By Lew Rosenbaum
CHICAGO—In May the People’s Tribune reported on the occupation of Woodlawn Mental Health Clinic, because Chicago planned to close 6 of 12 public mental health clinics. Chicago police arrested the 23 patients and activists barricaded in the clinic. Since then, members of the Mental Health Movement (MHM), activists in the Occupy movement and others have kept a 24-hour vigil at those clinics and continue to fight to reopen all clinics. As the NATO summit meeting approached in May, the MHM announced a rally May 19, the day before the summit began.
A statement from the MHM called on “our family from the global 99%” to “join us in the fight for healthcare not warfare.” Hundreds marched from the northwest clinic to the Mayor’s home not far away. Here they leafleted the neighborhood, telling residents that Mayor Rahm Emanuel had closed the clinics because of a “budget shortfall” of $3 million, a small fraction of the $65 million estimated cost of hosting NATO. The problem is not money—it’s priorities.
On June 12, the two-month anniversary of the occupation of the Woodlawn Clinic, protesters took their message to the office of the Department of Public Health. The MHM has documented increases in hospitalizations and emergency room overload due to the closure of clinics. Meanwhile, Public Health Commissioner Choucair continues to insist that less clinics mean better service! Six demonstrators sat down in front of Choucair’s office demanding to meet with him and were arrested for trespassing.
The trial of the protesters arrested at the Woodlawn clinic was scheduled to begin June 18. “Five protesters will use the ‘necessity defense’ according to their attorney James Fennerty, who spoke at a press conference outside the courthouse. Defendants invoke the necessity defense when they claim to have committed a crime so as to benefit the public good.” (Progress Illinois, June 12). Fennerty further pointed out that they were “trespassing” in order to prevent a greater evil: the closing of the clinics and hospitalizations, incarcerations, and deaths that would ensue.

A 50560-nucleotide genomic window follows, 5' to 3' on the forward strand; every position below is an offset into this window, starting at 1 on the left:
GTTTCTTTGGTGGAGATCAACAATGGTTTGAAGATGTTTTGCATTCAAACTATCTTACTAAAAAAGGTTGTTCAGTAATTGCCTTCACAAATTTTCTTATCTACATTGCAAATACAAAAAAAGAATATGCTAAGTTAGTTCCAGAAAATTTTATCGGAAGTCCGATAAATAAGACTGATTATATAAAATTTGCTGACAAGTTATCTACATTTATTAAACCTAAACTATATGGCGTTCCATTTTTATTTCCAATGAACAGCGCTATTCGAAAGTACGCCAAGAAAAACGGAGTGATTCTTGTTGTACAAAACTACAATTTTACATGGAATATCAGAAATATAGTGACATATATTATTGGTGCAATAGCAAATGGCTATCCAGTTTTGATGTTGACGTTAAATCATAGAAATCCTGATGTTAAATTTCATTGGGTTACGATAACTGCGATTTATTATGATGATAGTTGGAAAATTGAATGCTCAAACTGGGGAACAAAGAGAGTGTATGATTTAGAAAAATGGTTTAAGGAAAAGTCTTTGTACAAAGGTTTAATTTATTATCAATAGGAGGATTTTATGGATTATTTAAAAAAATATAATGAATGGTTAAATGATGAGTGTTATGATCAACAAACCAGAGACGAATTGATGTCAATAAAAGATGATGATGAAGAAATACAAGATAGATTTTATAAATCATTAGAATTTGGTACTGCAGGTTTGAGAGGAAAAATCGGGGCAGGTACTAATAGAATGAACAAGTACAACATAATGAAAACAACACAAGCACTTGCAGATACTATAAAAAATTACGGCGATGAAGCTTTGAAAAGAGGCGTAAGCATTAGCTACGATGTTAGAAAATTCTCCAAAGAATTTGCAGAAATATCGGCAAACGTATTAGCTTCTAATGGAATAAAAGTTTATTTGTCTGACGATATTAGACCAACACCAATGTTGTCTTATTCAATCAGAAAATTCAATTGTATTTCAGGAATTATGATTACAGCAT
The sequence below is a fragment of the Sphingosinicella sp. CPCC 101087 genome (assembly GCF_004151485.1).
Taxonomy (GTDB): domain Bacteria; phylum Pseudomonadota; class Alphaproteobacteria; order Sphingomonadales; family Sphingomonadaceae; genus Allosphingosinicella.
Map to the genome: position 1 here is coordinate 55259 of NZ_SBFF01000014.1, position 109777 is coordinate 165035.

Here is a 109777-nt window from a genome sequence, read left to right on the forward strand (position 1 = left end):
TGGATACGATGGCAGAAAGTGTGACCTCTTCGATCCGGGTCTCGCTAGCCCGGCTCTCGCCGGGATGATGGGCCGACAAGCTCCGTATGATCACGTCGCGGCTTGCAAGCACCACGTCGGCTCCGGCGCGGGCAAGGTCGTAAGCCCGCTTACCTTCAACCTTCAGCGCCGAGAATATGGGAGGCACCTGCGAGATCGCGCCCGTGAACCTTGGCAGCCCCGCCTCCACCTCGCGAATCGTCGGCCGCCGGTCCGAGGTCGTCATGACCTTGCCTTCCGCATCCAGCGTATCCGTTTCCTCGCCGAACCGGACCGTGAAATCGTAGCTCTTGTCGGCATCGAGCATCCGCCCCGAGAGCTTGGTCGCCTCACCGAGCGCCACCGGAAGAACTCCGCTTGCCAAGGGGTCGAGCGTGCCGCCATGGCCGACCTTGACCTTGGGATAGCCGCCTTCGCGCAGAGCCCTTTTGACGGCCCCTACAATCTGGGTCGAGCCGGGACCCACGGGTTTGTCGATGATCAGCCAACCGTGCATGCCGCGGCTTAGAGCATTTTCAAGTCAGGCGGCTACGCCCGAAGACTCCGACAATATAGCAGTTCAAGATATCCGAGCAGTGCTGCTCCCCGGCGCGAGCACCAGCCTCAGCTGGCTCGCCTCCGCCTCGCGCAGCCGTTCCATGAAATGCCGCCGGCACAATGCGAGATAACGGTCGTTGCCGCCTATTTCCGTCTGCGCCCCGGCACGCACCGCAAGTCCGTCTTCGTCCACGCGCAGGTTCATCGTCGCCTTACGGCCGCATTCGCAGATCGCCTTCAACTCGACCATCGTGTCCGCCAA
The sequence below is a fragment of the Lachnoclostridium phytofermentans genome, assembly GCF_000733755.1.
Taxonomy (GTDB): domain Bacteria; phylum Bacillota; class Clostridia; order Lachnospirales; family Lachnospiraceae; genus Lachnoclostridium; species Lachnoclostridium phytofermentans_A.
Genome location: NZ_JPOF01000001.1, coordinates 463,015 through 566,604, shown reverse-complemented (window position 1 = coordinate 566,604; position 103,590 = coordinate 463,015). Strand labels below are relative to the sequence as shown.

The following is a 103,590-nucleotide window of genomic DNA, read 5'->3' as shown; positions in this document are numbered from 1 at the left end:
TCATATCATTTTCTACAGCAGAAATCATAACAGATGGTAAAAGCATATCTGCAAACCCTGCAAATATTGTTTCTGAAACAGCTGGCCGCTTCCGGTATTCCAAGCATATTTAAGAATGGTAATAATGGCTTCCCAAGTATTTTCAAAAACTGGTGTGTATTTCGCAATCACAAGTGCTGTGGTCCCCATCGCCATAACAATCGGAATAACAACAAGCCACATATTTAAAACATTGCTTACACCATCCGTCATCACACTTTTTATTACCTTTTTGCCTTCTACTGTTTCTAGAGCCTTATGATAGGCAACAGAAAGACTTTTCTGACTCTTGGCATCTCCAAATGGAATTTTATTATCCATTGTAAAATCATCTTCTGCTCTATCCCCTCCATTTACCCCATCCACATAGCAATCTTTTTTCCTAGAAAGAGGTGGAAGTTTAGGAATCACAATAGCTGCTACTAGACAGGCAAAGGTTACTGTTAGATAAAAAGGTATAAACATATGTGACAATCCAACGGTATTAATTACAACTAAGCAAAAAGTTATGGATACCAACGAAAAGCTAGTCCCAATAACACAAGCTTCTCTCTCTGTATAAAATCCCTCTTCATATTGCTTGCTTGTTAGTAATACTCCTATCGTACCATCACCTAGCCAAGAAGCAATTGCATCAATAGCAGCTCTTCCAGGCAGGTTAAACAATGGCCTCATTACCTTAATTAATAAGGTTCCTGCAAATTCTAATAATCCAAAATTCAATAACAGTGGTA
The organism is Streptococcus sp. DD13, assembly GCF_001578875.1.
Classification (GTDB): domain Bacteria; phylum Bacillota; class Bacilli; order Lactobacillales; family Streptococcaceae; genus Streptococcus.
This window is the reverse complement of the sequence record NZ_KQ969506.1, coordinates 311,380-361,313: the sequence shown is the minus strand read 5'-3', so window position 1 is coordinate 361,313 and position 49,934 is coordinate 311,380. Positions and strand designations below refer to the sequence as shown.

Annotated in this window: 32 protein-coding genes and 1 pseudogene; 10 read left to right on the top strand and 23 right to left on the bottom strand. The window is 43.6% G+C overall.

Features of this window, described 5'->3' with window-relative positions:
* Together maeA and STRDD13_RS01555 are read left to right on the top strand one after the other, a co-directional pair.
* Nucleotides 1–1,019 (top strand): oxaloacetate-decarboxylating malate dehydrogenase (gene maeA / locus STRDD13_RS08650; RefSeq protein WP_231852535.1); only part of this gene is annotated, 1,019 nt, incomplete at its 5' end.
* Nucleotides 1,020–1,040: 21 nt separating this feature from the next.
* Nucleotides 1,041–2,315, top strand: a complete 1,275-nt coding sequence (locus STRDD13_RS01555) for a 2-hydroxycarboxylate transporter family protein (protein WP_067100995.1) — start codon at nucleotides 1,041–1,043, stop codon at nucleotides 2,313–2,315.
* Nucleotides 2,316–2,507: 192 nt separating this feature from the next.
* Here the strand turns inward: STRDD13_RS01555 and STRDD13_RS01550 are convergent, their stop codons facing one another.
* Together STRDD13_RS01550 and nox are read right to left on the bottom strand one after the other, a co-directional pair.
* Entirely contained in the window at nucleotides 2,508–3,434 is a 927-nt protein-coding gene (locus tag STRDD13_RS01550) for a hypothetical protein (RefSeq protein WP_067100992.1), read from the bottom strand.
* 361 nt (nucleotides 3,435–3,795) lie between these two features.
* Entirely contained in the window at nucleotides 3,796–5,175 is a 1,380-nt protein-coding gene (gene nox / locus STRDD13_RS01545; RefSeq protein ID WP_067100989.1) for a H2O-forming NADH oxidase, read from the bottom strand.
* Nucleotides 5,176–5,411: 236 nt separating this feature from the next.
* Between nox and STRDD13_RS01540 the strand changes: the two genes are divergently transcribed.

The defense plans to call on therapists, mental health patients and even Cook County Sheriff Tom Dart to show that Rahm Emanuel and his “Public health” commissioner Bechara Choucair are the real criminals, responsible for much worse than trespassing.
The intransigence of the Emanuel regime is a harbinger of the future response of the city to the challenge that the dispossessed are putting to its “representatives.” From the Spanish indignados to MHM protesters in Chicago, the most at risk populations are pressing demands on their political leaders and the capitalist system they represent. The MHM is demanding that the government take care of the people’s health care needs. When the government refuses, it calls into question the right of the class it represents to continue to rule.
Protesting the closure of half of Chicago’s mental health clinics. Photo/Brett Jelinek, olafimages.com
Awakened by police again
sleep deprivation never ends
we can’t lay down we can’t sit up
no tarps no tents no matter what
so if it rains we just get wet
I bet they hope we catch our death
but rain or shine we occupy
the 99% is why
we’ve been sold out as they were ‘fed’
the dream of a one percenter’s head
they took the money and stole the gold
while robbing the poor and starving the old
so we must rise and occupy
true democracy can’t be left to die
stand and let your voice be heard
let’s take back all that we deserve
Nick Anthony Shaw
[Nearly Pantless Nick]